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Int J Cancer. 2018 Mar 1;142(5):949-958. doi: 10.1002/ijc.31119. Epub 2017 Nov 9.

Impact of gender-neutral or girls-only vaccination against human papillomavirus-Results of a community-randomized clinical trial (I).

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Department of Laboratory Medicine, Karolinska Institute, Huddinge, Sweden.
Department of Clinical Microbiology, Skåne University Hospital, Lund, Sweden.
Institute for Health and Welfare, Helsinki and Oulu, Finland.
Faculty of Social Sciences, University of Tampere, Tampere, Finland.
VL Medi, Helsinki, Finland.
Department of Infections and Cancer, International Agency for Research on Cancer, Lyon, France.
Department of Obstetrics and Gynecology, University of Helsinki, Finland.
Takeda Pharmaceuticals International, Switzerland.
Gates Foundation, Seattle, WA.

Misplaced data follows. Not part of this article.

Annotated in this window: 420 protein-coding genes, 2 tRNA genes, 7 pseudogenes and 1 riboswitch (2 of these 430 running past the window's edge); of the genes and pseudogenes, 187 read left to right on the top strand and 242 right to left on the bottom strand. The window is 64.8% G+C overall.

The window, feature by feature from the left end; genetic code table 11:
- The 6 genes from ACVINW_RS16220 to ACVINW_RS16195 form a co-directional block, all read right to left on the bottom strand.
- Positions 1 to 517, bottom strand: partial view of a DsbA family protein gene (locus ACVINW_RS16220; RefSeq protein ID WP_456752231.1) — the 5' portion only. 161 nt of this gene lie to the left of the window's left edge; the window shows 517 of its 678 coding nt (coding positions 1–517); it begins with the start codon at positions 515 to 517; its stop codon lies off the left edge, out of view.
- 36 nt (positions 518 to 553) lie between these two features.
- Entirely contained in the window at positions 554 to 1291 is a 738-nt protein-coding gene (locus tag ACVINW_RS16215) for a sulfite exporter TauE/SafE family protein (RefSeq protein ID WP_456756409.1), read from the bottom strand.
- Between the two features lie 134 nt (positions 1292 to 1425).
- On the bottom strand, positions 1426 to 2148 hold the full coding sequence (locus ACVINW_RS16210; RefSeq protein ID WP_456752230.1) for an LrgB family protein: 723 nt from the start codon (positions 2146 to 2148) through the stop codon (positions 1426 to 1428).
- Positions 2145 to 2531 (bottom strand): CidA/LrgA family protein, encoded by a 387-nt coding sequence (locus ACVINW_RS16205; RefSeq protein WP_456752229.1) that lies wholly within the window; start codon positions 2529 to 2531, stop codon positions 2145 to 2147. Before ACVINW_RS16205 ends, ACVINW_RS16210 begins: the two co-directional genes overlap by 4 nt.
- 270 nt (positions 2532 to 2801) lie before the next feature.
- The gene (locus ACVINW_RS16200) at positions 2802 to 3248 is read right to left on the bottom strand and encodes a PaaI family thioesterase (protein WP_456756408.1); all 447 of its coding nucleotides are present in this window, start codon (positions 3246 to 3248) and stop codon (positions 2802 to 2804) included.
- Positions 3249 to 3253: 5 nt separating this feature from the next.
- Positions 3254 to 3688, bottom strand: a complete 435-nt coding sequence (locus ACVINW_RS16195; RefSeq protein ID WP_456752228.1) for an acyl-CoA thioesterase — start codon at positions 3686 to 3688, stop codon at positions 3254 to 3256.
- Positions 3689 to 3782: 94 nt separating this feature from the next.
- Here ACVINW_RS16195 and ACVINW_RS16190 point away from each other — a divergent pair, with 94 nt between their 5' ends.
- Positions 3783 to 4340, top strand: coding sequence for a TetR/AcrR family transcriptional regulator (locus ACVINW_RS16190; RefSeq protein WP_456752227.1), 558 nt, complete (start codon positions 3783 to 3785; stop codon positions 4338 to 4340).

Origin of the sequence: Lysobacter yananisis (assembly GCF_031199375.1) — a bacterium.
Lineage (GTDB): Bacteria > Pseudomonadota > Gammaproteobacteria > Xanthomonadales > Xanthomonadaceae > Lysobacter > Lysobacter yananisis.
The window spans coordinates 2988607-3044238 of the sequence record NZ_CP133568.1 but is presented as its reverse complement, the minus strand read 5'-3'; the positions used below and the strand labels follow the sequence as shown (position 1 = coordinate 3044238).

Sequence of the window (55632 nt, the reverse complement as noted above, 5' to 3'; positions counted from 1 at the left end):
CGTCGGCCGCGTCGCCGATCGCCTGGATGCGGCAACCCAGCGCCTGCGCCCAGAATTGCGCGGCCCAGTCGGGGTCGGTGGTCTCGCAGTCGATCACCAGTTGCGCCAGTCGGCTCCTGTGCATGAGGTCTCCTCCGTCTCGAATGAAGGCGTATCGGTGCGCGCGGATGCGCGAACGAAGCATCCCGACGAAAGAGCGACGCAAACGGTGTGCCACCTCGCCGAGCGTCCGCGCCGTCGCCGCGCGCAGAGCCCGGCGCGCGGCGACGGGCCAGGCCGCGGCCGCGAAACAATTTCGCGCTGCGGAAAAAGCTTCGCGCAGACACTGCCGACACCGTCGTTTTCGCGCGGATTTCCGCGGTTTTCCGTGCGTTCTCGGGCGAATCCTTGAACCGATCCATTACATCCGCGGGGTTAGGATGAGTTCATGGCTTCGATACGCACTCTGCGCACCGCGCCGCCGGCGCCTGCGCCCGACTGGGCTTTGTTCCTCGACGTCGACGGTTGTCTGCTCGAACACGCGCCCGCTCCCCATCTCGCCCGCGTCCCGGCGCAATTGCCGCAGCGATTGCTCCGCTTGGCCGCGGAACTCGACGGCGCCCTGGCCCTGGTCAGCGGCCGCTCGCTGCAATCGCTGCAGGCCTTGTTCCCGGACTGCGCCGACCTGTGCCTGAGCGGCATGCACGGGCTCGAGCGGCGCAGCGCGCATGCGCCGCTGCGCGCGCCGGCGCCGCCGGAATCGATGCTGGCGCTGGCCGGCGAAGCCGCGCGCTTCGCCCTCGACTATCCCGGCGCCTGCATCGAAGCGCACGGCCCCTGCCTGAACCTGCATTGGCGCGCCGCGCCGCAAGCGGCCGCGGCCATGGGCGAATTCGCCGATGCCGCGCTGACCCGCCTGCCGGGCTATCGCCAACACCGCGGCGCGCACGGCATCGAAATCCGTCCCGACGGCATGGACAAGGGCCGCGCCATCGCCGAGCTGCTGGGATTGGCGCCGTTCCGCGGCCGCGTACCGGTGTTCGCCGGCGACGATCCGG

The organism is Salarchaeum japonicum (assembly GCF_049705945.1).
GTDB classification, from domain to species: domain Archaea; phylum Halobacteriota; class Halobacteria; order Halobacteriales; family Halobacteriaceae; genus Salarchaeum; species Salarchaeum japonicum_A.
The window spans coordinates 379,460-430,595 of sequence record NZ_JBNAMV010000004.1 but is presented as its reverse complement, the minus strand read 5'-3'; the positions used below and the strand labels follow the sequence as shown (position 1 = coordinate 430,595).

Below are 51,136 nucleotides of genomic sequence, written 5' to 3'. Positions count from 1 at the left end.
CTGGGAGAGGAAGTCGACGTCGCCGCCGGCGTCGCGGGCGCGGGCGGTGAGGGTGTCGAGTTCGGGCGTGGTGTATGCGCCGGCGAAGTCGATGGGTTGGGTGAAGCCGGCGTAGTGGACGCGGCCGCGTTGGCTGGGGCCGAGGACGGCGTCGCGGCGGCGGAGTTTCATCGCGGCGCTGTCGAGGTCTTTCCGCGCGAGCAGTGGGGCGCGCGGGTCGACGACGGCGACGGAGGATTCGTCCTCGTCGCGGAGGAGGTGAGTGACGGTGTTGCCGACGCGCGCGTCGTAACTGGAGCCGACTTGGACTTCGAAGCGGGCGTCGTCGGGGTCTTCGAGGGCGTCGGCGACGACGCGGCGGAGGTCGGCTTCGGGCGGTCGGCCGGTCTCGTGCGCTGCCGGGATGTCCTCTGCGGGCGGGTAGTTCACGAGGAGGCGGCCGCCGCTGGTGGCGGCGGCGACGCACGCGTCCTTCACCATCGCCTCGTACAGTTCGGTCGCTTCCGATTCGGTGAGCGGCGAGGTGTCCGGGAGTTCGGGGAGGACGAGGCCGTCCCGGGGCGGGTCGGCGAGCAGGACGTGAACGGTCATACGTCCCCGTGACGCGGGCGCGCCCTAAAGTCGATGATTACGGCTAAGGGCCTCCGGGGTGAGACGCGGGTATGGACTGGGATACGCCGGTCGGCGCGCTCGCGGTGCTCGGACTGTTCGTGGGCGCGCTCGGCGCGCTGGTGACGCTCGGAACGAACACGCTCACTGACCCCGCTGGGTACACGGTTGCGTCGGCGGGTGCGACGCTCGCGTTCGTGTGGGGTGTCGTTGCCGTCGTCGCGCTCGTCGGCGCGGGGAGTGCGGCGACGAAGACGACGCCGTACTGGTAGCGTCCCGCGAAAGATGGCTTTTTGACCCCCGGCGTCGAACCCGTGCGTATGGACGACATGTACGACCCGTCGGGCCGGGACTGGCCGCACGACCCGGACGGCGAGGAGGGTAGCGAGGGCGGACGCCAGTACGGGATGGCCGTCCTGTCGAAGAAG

Human papillomavirus (HPV) vaccine is efficacious but the real-life effectiveness of gender-neutral and girls-only vaccination strategies is unknown. We report a community-randomized trial on the protective effectiveness [(PE) = vaccine efficacy (VE) + herd effect (HE)] of the two strategies among females in virtually HPV vaccination naïve population. We randomized 33 Finnish communities into Arm A) gender-neutral vaccination with AS04-adjuvanted HPV16/18 vaccine (11 communities), Arm B) HPV vaccination of girls and hepatitis B-virus (HBV) vaccination of boys (11 communities) or Arm C) gender-neutral HBV vaccination (11 communities). All resident 39,420 females and 40,852 males born 1992-95 were invited in 2007-09. Virtually all (99%) 12- to 15-year-old participating males (11,662) and females (20,513) received three doses resulting in uniform 20-30% male and 50% female vaccination coverage by birth cohort. Four years later (2010-14) 11,396 cervicovaginal samples obtained from 18.5 year-old women were tested for HPV DNA, and prevalence of cervical HPV infections by trial arm and birth cohort was the main outcome measure. VEs against HPV16/18 varied between 89.2% and 95.2% across birth cohorts in arms A and B. The VEs against non-vaccine types consistent with cross-protection were highest in those born 1994-95 for HPV45 (VEA 82.8%; VEB 86.1%) and for HPV31 (VEA 77.6%, VEB 84.6%). The HEs in the non HPV-vaccinated were statistically significant in those born 1994-95 for HPV18 (HEA 51.0%; 95% CI 8.3-73.8, HEB 47.2%; 6.5-70.2) and for HPV31/33 in arm A (HEA 53.7%; 22.1-72.5). For HPV16 and 45 no significant herd effects were detected. PE estimates against HPV16/18 were similar by both strategies (PEA 58.1%; 45.1-69.4; PEB 55.7%; 42.9-66.6). PE estimates against HPV31/33 were higher by the gender-neutral vaccination (PEA 60.5%; 43.6-73.4; PEB 44.5%; 24.9-60.6). In conclusion, while gender-neutral strategy enhanced the effectiveness of HPV vaccination for cross-protected HPV types with low to moderate coverage, high coverage in males appears to be key to providing a substantial public health benefit also to unvaccinated females. Trial registration NCT000534638.

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